The latest phishing campaign I have been seeing targets users of AOL Instant Messenger. Users are sent an e-mail with a subject line reading something like “Your AIM account is flagged as inactive”. If you open the message, the body of the email will read somehting like this:
Dear AOL Instant Messenger (AIM) user,
Your AIM account is flagged as inactive. Within the following 72 hours it’ll be deleted from the system.
If you plan to use this account in the future, you have to download and launch the latest update for the AIM. This update is critical.
In order to install the update use the following link. This link is generated exclusively for your account and is available within a certain period of time. As soon as this link is not available anymore you will get another letter.
AIM Service Team
This e-mail has been sent from an e-mail address that is not monitored. Please do not reply to this message. We are unable to respond to any replies.
Of course, downloading and running the application at the linked site merely installs a Trojan, which makes your computer a part of a bot-net and can be used to steal you personal and financial information.
Happy New Year! Yes, I know the New Year is almost a month old, but since this is my first blog post this year, I thought I would say it anyway.
Now to the important stuff. There was a new bug discovered in Microsoft’s Internet Explorer. This bug was considered to be such a serious security hole that they took the unusual step of issuing an “out of band” hotfix – meaning that they issued it right away, rather than wait until the normal Patch Tuesday release.
According to SC Magazine:
Microsoft on Thursday delivered an emergency patch to correct seven Internet Explorer vulnerabilities, including at least one known to have been used in the highly publicized attacks against more than 30 brand companies.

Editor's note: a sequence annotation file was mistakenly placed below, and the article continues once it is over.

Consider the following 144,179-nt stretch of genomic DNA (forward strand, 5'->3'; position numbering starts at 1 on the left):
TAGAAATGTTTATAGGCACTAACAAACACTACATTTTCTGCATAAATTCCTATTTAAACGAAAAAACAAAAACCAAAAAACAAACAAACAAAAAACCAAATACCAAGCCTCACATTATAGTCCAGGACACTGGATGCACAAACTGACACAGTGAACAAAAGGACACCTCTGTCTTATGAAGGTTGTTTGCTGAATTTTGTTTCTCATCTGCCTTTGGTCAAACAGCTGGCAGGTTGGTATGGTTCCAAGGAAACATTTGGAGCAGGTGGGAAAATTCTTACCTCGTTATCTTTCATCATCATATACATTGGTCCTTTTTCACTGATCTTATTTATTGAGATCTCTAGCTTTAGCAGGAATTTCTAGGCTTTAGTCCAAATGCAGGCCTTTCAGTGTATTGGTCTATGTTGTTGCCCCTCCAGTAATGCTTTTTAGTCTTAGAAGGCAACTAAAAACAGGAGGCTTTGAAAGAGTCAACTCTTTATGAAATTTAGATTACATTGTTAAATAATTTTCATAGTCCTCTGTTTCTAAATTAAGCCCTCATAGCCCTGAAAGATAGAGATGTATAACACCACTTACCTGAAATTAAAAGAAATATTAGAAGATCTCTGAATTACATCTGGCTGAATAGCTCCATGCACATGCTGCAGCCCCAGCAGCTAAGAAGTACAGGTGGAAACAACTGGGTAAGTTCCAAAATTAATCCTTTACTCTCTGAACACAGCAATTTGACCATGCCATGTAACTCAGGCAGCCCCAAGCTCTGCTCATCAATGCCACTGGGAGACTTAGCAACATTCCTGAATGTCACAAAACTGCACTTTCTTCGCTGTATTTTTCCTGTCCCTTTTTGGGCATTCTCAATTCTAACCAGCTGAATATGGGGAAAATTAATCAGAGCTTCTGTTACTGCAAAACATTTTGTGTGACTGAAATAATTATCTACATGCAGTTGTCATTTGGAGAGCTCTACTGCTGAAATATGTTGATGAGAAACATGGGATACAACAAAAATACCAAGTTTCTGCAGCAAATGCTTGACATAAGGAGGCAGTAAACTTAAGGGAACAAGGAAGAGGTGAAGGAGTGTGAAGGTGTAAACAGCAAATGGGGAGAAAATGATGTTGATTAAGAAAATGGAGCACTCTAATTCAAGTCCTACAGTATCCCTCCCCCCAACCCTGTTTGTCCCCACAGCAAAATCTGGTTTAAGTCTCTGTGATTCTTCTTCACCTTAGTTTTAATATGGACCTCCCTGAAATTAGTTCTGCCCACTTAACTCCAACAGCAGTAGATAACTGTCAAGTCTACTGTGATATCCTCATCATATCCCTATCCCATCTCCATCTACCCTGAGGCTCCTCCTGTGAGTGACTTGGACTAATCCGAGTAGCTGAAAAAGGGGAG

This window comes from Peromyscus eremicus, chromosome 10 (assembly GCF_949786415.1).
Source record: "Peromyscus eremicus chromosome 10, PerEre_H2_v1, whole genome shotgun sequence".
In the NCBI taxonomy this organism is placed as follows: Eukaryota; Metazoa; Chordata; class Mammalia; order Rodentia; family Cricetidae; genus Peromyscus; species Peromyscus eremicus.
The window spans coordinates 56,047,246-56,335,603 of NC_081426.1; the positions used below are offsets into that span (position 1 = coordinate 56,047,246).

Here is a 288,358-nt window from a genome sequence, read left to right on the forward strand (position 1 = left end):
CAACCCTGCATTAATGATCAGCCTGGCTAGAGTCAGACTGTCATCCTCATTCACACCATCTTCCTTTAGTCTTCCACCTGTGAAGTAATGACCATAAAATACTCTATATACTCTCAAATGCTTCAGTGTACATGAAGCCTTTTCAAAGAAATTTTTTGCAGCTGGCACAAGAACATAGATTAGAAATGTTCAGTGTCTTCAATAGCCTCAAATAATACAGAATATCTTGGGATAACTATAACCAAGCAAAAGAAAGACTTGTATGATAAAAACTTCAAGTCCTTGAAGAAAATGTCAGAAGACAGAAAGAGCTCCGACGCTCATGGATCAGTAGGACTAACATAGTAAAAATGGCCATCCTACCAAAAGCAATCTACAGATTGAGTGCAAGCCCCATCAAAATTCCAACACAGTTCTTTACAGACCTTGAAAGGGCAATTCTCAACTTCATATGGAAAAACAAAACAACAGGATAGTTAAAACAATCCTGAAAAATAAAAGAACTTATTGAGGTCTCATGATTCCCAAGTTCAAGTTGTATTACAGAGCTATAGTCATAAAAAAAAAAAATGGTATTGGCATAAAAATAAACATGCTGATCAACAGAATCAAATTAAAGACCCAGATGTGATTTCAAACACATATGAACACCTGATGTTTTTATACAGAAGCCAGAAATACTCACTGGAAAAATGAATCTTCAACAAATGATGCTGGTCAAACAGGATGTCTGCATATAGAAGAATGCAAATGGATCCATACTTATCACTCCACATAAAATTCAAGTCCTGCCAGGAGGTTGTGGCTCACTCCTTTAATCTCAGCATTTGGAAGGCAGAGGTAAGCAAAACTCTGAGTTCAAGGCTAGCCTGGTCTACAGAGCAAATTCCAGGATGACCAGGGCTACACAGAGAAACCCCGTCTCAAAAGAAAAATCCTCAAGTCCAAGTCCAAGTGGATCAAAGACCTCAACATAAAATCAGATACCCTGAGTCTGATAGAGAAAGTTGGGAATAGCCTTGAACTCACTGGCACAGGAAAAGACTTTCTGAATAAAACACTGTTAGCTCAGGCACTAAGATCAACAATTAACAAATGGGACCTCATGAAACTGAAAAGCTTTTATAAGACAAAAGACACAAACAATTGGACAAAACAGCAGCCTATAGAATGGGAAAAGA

Microsoft was forced to acknowledge the flaw last week, when McAfee reported that an IE exploit was one of the malware samples being used to spread data-stealing, espionage trojans to Google, Adobe, Northrop Grumman, Juniper and more than 25 other large companies.
If you have your home PC set up to automatically download and install updates, your system should be protected. However, if you like to manually install updates, you should download and install the update as soon as possible.
There are some reports that this vulnerability is what was used by hackers to compromise the GMail accounts of Chinese dissidents. However, that attack was accomplished using a piece of malware called the Hydraq trojan.
As always, keeping your system updated and your anti-virus current is your first line of defense.
Well, it is that time of year again, the time when our thoughts turn to Christmas, when we give thanks for our blessings, when we look forward to spending time with loved ones – and the time when criminals roll out the latest versions of their scams to separate you from your money.
To help you avoid becoming a victim during this holiday season, McAfee has come up with a list of the “12 scams of Christmas” to be on the lookout for. You can read the whole list on CNet.com.
I am on vacation this week, so this may be my only post this week. Have a safe and wonderful holiday with your friends and family.
Welcome to the Information Security blog for the Elk Grove Unified School District. In this blog, I hope to discuss ways to make your time on the Internet safer, whether at work or at home. I will address any significant threats currently on the scene, try to debunk hoaxes, and talk about ways to help your kids stay safe online as well.
Please feel free to send me any questions or suggestions for topics that may interest you.